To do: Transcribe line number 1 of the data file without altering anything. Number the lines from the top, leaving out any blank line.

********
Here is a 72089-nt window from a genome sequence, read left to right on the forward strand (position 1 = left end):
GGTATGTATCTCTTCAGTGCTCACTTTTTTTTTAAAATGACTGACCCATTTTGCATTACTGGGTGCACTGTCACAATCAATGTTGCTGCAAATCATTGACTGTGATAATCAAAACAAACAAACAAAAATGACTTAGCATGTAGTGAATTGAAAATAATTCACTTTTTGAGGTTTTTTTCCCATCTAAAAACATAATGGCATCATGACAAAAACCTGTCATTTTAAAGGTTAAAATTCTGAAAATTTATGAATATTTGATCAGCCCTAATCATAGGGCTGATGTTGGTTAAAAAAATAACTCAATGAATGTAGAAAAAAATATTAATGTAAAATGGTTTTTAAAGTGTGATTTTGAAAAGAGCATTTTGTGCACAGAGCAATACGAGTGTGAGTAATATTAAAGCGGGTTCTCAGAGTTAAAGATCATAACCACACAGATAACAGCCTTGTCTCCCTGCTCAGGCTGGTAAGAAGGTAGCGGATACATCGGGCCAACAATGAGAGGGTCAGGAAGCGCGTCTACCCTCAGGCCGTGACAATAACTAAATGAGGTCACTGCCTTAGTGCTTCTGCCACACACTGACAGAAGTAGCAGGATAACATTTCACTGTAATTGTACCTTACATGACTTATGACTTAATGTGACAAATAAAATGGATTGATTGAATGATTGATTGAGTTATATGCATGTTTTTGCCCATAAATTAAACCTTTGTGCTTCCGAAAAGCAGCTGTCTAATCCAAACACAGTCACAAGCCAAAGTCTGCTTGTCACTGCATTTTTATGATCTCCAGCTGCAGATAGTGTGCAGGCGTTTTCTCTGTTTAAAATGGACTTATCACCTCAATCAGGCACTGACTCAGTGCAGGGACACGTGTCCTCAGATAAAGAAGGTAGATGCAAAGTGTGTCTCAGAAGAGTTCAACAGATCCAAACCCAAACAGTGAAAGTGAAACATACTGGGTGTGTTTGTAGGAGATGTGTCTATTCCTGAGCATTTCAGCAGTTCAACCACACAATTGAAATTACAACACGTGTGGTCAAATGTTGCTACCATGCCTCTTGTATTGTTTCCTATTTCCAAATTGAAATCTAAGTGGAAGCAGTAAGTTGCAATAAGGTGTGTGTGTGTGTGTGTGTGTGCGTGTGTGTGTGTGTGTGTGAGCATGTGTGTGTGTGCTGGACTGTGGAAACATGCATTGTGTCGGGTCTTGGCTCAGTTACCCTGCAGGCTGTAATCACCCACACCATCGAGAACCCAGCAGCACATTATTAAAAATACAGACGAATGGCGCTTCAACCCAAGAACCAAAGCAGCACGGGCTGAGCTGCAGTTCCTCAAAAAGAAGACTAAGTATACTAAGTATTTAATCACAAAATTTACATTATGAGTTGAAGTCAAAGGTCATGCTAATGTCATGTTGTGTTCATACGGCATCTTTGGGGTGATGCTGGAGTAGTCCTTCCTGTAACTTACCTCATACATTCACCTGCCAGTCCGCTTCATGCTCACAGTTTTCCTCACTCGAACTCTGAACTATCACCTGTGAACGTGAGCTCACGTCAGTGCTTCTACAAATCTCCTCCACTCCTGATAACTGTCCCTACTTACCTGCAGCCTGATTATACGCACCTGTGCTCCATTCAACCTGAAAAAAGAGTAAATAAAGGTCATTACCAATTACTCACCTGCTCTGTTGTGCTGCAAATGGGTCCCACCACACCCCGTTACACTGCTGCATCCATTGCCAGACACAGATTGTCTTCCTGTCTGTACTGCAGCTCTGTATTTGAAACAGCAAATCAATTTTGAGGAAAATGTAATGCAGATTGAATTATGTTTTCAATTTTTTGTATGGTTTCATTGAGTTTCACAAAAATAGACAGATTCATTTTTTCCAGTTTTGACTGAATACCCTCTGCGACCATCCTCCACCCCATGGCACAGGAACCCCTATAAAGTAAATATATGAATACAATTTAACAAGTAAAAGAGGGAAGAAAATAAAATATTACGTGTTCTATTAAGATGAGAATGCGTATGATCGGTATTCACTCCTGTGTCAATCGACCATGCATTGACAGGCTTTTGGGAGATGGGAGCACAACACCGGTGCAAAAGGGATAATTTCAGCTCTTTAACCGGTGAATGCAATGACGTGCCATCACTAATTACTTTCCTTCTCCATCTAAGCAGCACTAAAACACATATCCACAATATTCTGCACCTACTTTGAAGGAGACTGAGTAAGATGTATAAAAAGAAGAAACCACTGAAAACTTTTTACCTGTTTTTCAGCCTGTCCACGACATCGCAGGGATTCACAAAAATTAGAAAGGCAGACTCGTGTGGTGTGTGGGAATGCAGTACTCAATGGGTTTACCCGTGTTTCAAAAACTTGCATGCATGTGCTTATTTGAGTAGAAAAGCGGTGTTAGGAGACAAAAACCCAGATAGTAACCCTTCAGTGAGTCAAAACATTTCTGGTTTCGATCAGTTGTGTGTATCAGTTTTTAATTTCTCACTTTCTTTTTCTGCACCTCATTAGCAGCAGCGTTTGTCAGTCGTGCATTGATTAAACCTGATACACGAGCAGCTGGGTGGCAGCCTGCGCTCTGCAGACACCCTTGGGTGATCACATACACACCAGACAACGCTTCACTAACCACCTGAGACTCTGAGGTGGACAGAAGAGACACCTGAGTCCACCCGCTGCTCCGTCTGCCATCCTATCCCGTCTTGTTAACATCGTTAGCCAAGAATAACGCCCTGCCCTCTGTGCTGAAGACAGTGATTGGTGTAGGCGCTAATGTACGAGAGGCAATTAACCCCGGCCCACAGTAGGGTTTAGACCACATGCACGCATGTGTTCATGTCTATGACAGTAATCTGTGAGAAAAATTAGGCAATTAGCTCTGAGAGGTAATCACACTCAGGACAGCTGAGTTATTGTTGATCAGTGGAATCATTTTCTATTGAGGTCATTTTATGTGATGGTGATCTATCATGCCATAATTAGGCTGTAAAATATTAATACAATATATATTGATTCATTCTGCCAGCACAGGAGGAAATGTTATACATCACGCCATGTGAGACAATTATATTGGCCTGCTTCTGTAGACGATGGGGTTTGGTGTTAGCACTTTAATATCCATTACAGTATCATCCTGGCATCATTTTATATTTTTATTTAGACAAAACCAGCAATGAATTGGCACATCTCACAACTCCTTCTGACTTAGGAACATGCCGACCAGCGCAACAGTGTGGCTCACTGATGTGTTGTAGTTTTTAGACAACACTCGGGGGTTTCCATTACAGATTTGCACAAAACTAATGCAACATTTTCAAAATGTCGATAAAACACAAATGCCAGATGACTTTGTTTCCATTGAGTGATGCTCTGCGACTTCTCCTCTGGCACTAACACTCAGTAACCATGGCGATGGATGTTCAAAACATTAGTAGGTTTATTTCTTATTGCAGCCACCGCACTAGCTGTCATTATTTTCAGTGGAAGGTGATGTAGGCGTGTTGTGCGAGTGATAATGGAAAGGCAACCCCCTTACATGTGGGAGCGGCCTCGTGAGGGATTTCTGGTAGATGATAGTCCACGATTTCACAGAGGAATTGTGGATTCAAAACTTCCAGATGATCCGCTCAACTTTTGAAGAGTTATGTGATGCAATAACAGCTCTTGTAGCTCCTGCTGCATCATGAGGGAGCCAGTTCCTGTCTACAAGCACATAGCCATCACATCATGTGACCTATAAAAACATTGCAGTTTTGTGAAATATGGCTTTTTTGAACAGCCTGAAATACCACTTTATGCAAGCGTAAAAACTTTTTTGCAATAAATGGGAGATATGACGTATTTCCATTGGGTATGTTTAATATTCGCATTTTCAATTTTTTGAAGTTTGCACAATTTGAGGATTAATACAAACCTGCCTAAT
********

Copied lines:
Here is a 72089-nt window from a genome sequence, read left to right on the forward strand (position 1 = left end):